These “gross transaction” reports can quickly get extremely large for high volume cryptocurrency traders. Remember, every transaction you made is being summed together on this form. I purchased $1,000 worth of Bitcoin, and then traded that Bitcoin in and out for Ether (ETH) five times, and my gross proceeds are now over $6,000 — even though I only ever “put in” $1,000 cash! This is because all “buy” transactions are added together to report gross proceeds, and in this case, I technically had six different buy transactions and six different “sell” transactions — a Bitcoin trade into ETH is considered both a buy of ETH and a sell of BTC.

You can see how this number can become extremely large for a high volume trader. At CryptoTrader.Tax, we’ve seen 1099-K’s from customers in the millions of dollars range when the trader only ever had a few thousand dollars worth of crypto.
Why this is so problematic

1099-K’s are reporting gross transaction amounts and are being sent to the government. Yet, the numbers reported are completely irrelevant when it comes to tax reporting, as you are only actually taxed on your capital gains and losses.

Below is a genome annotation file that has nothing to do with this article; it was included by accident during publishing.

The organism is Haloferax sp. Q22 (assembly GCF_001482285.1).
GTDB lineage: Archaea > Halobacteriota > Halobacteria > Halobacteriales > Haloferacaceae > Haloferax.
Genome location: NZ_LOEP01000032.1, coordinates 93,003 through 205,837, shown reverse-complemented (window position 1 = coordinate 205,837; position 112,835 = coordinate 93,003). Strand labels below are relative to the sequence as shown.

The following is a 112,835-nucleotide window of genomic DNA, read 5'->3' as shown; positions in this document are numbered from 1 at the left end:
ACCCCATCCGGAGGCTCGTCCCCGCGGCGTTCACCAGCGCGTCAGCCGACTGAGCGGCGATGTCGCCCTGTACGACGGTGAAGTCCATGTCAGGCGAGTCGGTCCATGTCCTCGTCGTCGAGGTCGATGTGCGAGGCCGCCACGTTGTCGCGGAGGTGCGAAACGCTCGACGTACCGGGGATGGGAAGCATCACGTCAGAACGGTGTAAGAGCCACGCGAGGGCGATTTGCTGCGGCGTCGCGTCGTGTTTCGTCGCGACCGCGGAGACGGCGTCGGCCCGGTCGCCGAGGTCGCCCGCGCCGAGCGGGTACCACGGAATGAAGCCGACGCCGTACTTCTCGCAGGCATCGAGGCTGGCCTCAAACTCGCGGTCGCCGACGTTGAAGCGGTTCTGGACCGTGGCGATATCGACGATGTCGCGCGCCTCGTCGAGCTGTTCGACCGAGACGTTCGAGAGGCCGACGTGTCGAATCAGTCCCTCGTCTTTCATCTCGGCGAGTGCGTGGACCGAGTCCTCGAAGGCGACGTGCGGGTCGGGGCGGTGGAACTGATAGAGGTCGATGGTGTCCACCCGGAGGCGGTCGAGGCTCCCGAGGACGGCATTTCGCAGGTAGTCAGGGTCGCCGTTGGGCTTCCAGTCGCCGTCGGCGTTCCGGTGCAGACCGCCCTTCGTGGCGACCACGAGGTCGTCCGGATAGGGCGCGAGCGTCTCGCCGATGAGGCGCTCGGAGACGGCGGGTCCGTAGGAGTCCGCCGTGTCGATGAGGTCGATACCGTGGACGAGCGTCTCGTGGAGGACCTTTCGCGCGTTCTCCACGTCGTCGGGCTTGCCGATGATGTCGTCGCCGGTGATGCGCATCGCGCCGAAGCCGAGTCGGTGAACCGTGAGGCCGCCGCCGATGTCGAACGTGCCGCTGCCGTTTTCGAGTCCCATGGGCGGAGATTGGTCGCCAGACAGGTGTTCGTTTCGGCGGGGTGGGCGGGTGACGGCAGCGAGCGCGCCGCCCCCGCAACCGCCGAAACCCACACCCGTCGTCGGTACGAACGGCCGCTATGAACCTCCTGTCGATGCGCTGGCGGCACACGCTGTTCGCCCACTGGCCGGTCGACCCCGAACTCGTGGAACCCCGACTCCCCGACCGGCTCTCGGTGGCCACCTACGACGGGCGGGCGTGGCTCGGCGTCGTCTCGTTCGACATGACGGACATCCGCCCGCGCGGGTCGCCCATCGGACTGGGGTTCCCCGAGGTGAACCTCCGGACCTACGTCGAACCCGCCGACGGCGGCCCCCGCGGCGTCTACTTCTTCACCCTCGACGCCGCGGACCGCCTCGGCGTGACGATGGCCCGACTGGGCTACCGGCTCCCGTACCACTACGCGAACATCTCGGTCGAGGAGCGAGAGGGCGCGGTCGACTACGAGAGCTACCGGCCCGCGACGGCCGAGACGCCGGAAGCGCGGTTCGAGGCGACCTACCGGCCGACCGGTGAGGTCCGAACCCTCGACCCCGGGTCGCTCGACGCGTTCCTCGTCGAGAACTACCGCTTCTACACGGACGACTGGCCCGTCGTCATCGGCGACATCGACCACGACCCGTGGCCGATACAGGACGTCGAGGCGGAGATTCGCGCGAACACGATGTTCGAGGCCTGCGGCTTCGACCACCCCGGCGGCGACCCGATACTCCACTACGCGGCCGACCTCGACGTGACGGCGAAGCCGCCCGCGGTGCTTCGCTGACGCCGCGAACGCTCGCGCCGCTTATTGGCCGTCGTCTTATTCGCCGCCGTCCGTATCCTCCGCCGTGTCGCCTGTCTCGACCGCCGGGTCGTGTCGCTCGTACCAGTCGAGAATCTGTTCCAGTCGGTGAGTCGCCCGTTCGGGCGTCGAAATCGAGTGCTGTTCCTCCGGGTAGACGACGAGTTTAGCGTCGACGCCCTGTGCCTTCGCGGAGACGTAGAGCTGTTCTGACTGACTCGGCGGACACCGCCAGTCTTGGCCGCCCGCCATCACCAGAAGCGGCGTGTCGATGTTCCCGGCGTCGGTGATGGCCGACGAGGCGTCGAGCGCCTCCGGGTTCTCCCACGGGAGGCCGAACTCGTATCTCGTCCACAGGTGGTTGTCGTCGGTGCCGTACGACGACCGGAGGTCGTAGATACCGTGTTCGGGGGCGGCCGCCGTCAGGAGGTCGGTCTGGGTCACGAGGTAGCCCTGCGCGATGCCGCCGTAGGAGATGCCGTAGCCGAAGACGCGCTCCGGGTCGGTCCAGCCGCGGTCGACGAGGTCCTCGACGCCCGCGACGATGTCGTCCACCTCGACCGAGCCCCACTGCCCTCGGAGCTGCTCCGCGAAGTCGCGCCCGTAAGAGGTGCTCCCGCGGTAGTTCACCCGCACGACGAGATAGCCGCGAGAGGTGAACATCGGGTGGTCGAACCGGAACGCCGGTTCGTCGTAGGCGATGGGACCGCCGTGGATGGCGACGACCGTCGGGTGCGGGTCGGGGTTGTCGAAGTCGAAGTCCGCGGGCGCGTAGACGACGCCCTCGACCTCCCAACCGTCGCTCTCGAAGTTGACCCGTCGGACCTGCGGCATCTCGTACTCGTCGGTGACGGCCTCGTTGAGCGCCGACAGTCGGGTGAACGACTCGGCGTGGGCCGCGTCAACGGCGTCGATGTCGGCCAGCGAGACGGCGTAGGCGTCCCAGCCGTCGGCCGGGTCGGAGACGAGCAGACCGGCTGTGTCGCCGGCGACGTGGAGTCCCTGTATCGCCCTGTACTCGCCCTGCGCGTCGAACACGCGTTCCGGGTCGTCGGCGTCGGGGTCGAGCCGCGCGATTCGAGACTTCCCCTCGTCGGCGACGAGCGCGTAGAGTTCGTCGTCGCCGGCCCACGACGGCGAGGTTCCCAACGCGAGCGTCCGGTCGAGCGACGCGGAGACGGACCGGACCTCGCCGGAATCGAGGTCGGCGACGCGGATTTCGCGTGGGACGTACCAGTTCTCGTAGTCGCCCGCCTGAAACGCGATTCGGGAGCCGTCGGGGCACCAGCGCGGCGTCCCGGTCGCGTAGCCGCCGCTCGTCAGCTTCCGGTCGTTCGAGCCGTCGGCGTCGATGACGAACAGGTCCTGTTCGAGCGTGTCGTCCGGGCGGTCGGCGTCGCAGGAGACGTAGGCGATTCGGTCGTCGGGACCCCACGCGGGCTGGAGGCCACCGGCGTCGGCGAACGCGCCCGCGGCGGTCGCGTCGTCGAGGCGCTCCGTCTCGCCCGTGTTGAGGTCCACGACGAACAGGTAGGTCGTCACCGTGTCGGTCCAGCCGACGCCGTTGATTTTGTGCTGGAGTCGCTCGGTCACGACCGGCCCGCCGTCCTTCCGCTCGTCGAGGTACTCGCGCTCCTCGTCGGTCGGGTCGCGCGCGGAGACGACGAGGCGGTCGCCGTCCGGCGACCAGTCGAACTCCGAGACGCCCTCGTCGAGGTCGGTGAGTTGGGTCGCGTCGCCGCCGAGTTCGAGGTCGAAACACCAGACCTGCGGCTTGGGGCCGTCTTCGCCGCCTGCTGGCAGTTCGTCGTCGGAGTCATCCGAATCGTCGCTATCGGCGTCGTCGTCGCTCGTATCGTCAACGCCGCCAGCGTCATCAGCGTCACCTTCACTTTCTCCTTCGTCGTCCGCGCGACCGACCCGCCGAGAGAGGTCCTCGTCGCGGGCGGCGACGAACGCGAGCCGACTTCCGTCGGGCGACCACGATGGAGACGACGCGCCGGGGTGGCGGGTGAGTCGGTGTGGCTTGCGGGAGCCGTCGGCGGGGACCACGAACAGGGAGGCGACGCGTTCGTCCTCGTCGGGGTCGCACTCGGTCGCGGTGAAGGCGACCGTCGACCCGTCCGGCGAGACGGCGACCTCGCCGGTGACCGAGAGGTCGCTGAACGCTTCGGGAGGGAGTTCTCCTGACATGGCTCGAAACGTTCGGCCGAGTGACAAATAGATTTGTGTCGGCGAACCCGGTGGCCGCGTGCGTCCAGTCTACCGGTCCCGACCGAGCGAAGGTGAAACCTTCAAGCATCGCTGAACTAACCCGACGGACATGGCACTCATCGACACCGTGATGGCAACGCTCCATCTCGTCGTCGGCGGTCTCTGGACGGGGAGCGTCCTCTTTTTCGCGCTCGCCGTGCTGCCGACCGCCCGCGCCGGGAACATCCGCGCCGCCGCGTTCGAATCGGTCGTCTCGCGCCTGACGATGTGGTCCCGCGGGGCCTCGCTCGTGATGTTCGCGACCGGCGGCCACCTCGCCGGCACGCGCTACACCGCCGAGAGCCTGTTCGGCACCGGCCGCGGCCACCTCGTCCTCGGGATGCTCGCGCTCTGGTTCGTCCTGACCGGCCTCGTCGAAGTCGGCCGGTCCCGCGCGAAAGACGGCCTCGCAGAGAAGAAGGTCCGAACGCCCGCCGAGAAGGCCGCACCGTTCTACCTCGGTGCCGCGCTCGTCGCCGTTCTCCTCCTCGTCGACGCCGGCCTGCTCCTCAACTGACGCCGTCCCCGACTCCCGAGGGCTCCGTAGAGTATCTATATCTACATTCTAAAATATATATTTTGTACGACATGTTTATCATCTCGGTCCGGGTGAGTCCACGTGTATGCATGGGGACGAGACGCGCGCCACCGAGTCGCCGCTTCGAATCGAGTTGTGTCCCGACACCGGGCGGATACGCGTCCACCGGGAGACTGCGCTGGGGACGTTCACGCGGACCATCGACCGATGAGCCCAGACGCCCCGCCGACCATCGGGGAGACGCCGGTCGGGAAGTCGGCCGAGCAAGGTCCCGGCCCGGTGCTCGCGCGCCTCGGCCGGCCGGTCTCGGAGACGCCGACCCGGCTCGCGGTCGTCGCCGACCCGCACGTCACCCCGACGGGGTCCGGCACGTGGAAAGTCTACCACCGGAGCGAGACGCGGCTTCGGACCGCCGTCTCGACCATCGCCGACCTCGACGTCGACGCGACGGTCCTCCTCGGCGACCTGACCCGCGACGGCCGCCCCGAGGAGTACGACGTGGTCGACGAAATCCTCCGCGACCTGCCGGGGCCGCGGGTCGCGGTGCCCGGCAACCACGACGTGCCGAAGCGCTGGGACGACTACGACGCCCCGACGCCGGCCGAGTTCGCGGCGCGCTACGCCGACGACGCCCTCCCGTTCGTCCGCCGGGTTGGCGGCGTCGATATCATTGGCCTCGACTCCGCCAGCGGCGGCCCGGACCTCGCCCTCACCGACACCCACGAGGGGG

Again as an example, say you purchased $10,000 worth of Bitcoin in April and then sold it two months later for $9,500. You have a $500 capital loss that would be deducted from your taxable income. However, reported on 1099-K, nothing is said of your net loss; the form only tells the government that you have $19,500 of gross cryptocurrency transactions.

Ultimately, 1099-K is not a form that should be used for tax reporting purposes, yet the IRS is relying on it for enforcement. Many people often mistake the 1099-K that they receive from cryptocurrency exchanges with the typical 1099-B that they might receive from their stock broker or other investment platform outside of crypto. The 1099-B is the correct form that reports all necessary information required to calculate and accurately report capital gains and losses — including cost basis and fair market value of your investments. It’s very easy to determine your total capital gain and loss with this form, contrary to 1099-K.

The fact that the IRS is relying on 1099-K to issue action letters is problematic.